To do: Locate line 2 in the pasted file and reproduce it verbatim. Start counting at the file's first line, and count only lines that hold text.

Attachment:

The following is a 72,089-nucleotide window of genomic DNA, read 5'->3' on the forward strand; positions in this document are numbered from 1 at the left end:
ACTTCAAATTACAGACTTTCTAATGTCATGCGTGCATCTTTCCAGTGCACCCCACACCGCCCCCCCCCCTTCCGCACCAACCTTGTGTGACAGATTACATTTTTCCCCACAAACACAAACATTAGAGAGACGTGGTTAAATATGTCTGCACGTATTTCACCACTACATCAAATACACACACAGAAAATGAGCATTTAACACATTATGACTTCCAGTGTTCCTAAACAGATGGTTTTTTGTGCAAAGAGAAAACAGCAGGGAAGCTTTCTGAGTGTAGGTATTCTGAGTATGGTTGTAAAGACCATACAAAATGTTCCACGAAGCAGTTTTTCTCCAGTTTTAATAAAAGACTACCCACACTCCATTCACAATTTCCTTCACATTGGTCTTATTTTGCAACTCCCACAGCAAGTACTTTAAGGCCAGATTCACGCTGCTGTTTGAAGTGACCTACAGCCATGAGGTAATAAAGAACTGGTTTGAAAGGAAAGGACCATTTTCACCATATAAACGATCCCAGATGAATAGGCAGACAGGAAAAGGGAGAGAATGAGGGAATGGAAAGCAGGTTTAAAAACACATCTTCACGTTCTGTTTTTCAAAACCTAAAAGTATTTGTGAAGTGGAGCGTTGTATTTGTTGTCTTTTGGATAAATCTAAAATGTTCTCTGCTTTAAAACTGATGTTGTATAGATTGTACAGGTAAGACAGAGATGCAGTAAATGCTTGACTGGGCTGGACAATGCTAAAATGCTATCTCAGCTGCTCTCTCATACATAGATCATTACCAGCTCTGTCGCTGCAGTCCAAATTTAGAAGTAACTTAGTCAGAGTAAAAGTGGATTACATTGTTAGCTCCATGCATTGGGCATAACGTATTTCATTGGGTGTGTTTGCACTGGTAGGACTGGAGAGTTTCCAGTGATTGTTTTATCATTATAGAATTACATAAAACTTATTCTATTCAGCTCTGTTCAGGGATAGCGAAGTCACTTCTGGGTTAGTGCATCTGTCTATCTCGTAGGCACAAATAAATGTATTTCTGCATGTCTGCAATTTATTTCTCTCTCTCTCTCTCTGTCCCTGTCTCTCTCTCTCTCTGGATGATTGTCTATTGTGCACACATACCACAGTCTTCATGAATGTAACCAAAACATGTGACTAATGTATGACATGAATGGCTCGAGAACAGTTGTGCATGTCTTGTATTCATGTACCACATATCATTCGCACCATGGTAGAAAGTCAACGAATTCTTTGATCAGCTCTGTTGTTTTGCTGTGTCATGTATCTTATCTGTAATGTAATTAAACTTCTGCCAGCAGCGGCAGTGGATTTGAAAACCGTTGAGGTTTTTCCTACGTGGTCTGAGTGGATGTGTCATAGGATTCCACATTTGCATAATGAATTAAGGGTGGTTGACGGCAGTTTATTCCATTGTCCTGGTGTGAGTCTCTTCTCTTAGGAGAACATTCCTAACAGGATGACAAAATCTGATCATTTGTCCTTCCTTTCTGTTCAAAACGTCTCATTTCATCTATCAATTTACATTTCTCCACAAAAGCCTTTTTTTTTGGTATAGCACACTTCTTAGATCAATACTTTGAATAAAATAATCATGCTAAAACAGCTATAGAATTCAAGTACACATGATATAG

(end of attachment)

ACTTCAAATTACAGACTTTCTAATGTCATGCGTGCATCTTTCCAGTGCACCCCACACCGCCCCCCCCCCTTCCGCACCAACCTTGTGTGACAGATTACATTTTTCCCCACAAACACAAACATTAGAGAGACGTGGTTAAATATGTCTGCACGTATTTCACCACTACATCAAATACACACACAGAAAATGAGCATTTAACACATTATGACTTCCAGTGTTCCTAAACAGATGGTTTTTTGTGCAAAGAGAAAACAGCAGGGAAGCTTTCTGAGTGTAGGTATTCTGAGTATGGTTGTAAAGACCATACAAAATGTTCCACGAAGCAGTTTTTCTCCAGTTTTAATAAAAGACTACCCACACTCCATTCACAATTTCCTTCACATTGGTCTTATTTTGCAACTCCCACAGCAAGTACTTTAAGGCCAGATTCACGCTGCTGTTTGAAGTGACCTACAGCCATGAGGTAATAAAGAACTGGTTTGAAAGGAAAGGACCATTTTCACCATATAAACGATCCCAGATGAATAGGCAGACAGGAAAAGGGAGAGAATGAGGGAATGGAAAGCAGGTTTAAAAACACATCTTCACGTTCTGTTTTTCAAAACCTAAAAGTATTTGTGAAGTGGAGCGTTGTATTTGTTGTCTTTTGGATAAATCTAAAATGTTCTCTGCTTTAAAACTGATGTTGTATAGATTGTACAGGTAAGACAGAGATGCAGTAAATGCTTGACTGGGCTGGACAATGCTAAAATGCTATCTCAGCTGCTCTCTCATACATAGATCATTACCAGCTCTGTCGCTGCAGTCCAAATTTAGAAGTAACTTAGTCAGAGTAAAAGTGGATTACATTGTTAGCTCCATGCATTGGGCATAACGTATTTCATTGGGTGTGTTTGCACTGGTAGGACTGGAGAGTTTCCAGTGATTGTTTTATCATTATAGAATTACATAAAACTTATTCTATTCAGCTCTGTTCAGGGATAGCGAAGTCACTTCTGGGTTAGTGCATCTGTCTATCTCGTAGGCACAAATAAATGTATTTCTGCATGTCTGCAATTTATTTCTCTCTCTCTCTCTCTGTCCCTGTCTCTCTCTCTCTCTGGATGATTGTCTATTGTGCACACATACCACAGTCTTCATGAATGTAACCAAAACATGTGACTAATGTATGACATGAATGGCTCGAGAACAGTTGTGCATGTCTTGTATTCATGTACCACATATCATTCGCACCATGGTAGAAAGTCAACGAATTCTTTGATCAGCTCTGTTGTTTTGCTGTGTCATGTATCTTATCTGTAATGTAATTAAACTTCTGCCAGCAGCGGCAGTGGATTTGAAAACCGTTGAGGTTTTTCCTACGTGGTCTGAGTGGATGTGTCATAGGATTCCACATTTGCATAATGAATTAAGGGTGGTTGACGGCAGTTTATTCCATTGTCCTGGTGTGAGTCTCTTCTCTTAGGAGAACATTCCTAACAGGATGACAAAATCTGATCATTTGTCCTTCCTTTCTGTTCAAAACGTCTCATTTCATCTATCAATTTACATTTCTCCACAAAAGCCTTTTTTTTTGGTATAGCACACTTCTTAGATCAATACTTTGAATAAAATAATCATGCTAAAACAGCTATAGAATTCAAGTACACATGATATAG